I spent years Googling this question before the information stayed in my brain. Sound familiar? Then this post is for you.
I spent years Googling “the difference between : and :: in CSS” before the information stayed in my brain. Sound familiar? Then this post is for you.
First up: if you need a quick answer to the title of this blog post then look no further!
:refers to pseudo-classes, such as
::is for pseudo-elements, such as
And if you want a more detailed explanation, let’s dive into some examples.
What does “pseudo” mean?
The English definition of the word pseudo is “fake” or “not real”. So what on earth do we mean by fake classes and fake elements? Pseudo-classes and pseudo-elements are not manually written into HTML and don’t appear in the DOM (or document tree), but instead are created by CSS!
What’s a pseudo-class?
Pseudo-classes allow you to select elements in CSS based on information outside of the HTML written on the page, such as user interaction or information stored in the browser. Pseudo-classes are accessed by a single colon (:) followed by the pseudo-class name.
You can use pseudo-classes to style an element based on its state. You might often see links you’ve visited on a page appear as a different colour. This is achieved by targeting the
:visited pseudo-class of an anchor tag (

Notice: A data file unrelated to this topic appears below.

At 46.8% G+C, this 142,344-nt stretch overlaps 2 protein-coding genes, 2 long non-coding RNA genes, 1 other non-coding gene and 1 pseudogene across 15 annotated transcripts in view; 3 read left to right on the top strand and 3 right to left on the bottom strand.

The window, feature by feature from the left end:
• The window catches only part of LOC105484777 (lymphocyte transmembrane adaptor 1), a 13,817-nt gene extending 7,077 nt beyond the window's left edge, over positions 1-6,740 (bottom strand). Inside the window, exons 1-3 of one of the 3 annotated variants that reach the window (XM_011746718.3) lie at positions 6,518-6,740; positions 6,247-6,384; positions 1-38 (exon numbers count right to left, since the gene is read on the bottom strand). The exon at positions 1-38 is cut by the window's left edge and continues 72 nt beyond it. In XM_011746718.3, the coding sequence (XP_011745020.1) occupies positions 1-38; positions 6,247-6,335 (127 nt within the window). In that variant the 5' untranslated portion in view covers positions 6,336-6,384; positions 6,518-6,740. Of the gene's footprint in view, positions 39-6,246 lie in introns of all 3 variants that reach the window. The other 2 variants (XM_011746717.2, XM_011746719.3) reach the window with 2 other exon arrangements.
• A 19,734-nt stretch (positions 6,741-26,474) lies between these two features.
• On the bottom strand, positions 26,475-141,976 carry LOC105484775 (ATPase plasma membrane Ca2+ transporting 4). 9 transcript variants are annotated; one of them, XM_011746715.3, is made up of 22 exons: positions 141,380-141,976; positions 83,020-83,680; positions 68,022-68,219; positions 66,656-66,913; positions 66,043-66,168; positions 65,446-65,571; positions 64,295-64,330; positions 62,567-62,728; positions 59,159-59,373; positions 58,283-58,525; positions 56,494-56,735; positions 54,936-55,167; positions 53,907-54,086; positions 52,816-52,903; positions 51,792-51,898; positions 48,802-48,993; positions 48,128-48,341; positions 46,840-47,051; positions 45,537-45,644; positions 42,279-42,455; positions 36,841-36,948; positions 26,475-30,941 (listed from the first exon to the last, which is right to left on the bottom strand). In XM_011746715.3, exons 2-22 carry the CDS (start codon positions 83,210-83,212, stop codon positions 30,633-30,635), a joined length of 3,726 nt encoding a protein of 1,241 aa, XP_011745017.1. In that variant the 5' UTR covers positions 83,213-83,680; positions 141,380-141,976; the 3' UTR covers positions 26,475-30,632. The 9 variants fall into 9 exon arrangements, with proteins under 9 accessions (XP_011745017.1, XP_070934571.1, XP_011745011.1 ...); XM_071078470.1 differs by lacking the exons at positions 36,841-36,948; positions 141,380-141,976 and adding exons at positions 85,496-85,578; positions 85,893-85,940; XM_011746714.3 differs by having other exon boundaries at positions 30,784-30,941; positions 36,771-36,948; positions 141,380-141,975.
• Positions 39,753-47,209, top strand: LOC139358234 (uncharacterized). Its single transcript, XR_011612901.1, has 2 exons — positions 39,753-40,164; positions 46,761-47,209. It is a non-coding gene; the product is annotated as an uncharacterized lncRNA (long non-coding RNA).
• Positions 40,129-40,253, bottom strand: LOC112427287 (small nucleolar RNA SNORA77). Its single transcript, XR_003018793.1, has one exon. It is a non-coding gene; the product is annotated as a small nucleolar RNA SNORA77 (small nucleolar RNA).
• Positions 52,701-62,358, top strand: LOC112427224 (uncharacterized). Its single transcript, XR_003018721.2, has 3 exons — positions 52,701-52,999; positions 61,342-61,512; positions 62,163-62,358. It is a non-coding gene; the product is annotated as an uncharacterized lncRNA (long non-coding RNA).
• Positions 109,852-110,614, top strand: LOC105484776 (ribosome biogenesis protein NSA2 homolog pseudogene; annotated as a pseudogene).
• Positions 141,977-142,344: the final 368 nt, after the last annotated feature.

a) in CSS to style it.
You can observe this in action on Google’s search engine. Head on over to google.com and search for something you know you’ve visited. Open up the browser dev tools, and find the
a:visited selector in the CSS inspector.
As well as being affected by browser information such as visited links, pseudo-classes can also be affected (added or removed) by user actions on the page, such as hovering over or focussing on elements. Here’s the
:hover pseudo-class in action on Google search results.
To read more about the different types of pseudo-classes available to target in CSS, you can check out the extensive documentation on MDN.
What’s a pseudo-element?
Pseudo-element selectors allow you to use CSS to style a specific part of a DOM element. Pseudo-elements are accessed by a double colon (::) followed by the pseudo-element selector. Unlike pseudo-classes, pseudo-elements cannot be used to style an element according to its state.
Here’s an example. Often, article-based websites use “drop caps”, a print convention that has existed for thousands of years, which uses a very large single letter to mark the start of a block of text. You can achieve this by targeting the
::first-letter pseudo-element in CSS.
Here’s a visual example showing how drop caps would look on my blog posts.
You can also choose to target the first line of an element, using the
Other common pseudo-element selectors you might use in your CSS files include:
Read more about the different types of pseudo-elements available to target in CSS on the official MDN documentation.
And that’s it! May this be the last time you google the difference between
:: in CSS!